IEEE Spectrum, which has quickly become a magazine as good as any out there—including the New Yorker, Wired, what have you—has a new issue devoted only to Kurzweil’s idea of a singularity: That once computers possess greater-than-human intelligence, it will trigger a cascade of changes in how we live. So the question is, when will the singularity come, and from what arena? What are the limits and impetuses for it’s development? The issue isn’t a self-parody of futurism, but there’s plenty of blow-your-mind angles:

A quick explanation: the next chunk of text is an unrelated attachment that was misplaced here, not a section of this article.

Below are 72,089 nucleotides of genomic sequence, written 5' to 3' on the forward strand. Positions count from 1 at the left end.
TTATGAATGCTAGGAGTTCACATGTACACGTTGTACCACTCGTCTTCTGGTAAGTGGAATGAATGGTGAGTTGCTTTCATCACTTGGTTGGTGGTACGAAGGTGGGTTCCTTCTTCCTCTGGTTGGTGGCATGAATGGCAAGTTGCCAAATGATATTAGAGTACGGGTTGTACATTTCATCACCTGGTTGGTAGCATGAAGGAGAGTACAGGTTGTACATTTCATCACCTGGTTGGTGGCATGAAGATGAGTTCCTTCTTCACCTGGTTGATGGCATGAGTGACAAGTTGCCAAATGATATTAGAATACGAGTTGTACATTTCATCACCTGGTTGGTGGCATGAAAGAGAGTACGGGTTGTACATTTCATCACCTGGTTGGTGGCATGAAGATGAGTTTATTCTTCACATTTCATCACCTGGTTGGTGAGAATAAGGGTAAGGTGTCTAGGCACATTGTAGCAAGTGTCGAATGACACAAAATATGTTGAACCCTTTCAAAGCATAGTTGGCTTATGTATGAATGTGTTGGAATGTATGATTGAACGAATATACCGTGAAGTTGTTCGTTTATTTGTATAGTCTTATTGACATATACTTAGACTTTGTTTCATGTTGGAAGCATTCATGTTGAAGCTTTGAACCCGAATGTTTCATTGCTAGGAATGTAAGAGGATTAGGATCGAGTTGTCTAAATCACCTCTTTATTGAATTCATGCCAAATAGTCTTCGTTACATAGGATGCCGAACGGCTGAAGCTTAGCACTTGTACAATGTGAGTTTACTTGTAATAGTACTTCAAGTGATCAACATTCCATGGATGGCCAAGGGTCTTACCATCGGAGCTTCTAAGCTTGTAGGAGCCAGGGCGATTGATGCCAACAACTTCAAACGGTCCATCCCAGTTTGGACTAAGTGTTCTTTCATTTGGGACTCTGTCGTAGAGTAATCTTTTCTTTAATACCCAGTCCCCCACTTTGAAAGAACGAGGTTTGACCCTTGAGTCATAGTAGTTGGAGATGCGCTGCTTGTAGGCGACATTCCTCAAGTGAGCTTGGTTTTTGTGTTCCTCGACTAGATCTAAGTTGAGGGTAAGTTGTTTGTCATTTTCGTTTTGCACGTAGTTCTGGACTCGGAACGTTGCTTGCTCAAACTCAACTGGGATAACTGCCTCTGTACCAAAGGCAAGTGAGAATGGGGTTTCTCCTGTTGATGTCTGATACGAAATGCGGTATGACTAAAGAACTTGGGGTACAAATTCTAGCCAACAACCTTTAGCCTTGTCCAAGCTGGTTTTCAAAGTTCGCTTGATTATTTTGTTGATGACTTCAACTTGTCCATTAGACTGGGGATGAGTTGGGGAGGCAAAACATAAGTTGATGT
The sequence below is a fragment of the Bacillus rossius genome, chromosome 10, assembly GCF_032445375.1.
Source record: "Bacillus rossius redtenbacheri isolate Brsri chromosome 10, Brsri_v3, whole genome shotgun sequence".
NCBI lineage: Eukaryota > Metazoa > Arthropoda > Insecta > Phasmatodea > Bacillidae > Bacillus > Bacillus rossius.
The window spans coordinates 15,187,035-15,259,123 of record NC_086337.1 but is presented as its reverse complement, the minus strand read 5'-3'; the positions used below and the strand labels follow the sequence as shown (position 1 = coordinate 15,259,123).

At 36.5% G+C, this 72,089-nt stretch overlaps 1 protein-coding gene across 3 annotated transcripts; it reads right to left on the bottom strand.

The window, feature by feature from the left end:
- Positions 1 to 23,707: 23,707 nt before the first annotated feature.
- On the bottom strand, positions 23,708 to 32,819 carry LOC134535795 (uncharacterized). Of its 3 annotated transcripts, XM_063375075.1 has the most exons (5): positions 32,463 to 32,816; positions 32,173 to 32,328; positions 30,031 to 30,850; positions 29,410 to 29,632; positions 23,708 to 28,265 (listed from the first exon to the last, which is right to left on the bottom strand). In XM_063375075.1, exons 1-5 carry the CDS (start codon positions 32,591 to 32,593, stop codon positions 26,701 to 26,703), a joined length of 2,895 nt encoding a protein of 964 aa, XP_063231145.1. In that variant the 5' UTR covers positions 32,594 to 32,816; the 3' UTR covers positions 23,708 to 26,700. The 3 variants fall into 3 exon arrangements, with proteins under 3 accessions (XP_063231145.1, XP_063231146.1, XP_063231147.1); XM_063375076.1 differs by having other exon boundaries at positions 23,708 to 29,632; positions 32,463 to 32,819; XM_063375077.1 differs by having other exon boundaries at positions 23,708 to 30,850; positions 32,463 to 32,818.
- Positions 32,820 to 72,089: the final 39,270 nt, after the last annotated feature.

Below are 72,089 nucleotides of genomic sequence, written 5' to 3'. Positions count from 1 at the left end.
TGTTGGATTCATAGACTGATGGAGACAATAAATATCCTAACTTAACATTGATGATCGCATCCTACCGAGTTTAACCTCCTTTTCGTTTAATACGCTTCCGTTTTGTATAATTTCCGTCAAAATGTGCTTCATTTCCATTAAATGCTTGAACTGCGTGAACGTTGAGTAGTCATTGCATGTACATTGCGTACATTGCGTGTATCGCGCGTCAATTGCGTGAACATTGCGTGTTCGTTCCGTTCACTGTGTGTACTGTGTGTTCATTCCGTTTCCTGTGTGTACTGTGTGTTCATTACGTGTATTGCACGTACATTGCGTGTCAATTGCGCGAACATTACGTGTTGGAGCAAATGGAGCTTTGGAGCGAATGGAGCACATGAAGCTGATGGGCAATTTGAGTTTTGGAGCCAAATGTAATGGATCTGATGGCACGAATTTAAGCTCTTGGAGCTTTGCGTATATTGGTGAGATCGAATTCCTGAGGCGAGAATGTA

On consciousness, we have John Horgan, whose book The Undiscovered Mind describes how the mind resists explanation. We also have Christof Koch and Giulio Tononi, neuroscientists who specialize in consciousness. Rodney Brooks, of MIT’s Computer Science and Artificial Intelligence Laboratory, weighs in on the future of machine intelligence. IEEE Spectrum journalism intern Sally Adee reports on a wildly ambitious effort, just gathering steam now, to map the human brain in enough detail to learn its secrets—and eventually re-create it. Robin Hanson, an economist, describes a future in which capitalist imperatives and technological capabilities drive each other toward a society that the word weird doesn’t even begin to describe. Nanotechnology researcher Richard Jones, philosopher Alfred Nordmann, and semiconductor researcher Bill Arnold all consider aspects of singularitarian visions and explain where they’re myopic.